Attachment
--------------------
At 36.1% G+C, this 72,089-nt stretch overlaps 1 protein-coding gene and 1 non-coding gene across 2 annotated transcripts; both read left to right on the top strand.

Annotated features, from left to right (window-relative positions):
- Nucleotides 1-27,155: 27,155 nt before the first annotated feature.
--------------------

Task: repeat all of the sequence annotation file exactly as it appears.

At 36.1% G+C, this 72,089-nt stretch overlaps 1 protein-coding gene and 1 non-coding gene across 2 annotated transcripts; both read left to right on the top strand.

Annotated features, from left to right (window-relative positions):
- Nucleotides 1-27,155: 27,155 nt before the first annotated feature.